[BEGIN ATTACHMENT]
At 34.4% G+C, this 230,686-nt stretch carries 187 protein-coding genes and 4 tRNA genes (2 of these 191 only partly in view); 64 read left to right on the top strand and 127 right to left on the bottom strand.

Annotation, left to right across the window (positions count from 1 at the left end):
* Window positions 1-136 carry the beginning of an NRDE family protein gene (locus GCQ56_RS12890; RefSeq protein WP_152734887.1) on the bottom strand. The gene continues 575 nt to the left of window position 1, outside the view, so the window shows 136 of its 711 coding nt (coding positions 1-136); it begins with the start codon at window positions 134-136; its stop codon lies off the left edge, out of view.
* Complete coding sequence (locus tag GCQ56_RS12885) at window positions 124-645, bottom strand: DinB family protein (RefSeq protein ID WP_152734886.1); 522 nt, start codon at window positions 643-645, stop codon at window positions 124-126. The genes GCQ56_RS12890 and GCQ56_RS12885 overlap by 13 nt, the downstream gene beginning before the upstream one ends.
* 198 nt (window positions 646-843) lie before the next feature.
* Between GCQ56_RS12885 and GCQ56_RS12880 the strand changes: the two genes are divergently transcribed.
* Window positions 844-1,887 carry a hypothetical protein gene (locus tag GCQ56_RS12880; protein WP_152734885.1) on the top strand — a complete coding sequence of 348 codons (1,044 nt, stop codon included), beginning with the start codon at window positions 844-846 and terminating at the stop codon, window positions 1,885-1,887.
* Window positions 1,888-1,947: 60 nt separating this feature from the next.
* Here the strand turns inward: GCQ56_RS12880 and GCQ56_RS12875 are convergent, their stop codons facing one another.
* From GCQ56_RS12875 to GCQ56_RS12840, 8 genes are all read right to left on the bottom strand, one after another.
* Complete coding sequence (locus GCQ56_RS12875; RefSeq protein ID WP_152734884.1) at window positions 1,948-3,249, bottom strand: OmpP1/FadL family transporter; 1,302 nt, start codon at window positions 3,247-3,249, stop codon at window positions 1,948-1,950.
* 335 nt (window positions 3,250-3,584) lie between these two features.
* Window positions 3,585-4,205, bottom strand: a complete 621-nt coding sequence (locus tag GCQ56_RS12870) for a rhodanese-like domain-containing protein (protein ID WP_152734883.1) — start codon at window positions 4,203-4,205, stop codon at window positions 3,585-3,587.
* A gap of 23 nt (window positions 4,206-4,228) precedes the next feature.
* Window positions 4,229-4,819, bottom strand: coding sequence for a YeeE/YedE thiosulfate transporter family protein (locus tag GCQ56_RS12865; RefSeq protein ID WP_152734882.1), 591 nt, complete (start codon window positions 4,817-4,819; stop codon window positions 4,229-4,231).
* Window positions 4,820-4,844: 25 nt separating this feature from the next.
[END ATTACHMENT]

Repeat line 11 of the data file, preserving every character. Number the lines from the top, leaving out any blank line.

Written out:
* Complete coding sequence (locus GCQ56_RS12875; RefSeq protein ID WP_152734884.1) at window positions 1,948-3,249, bottom strand: OmpP1/FadL family transporter; 1,302 nt, start codon at window positions 3,247-3,249, stop codon at window positions 1,948-1,950.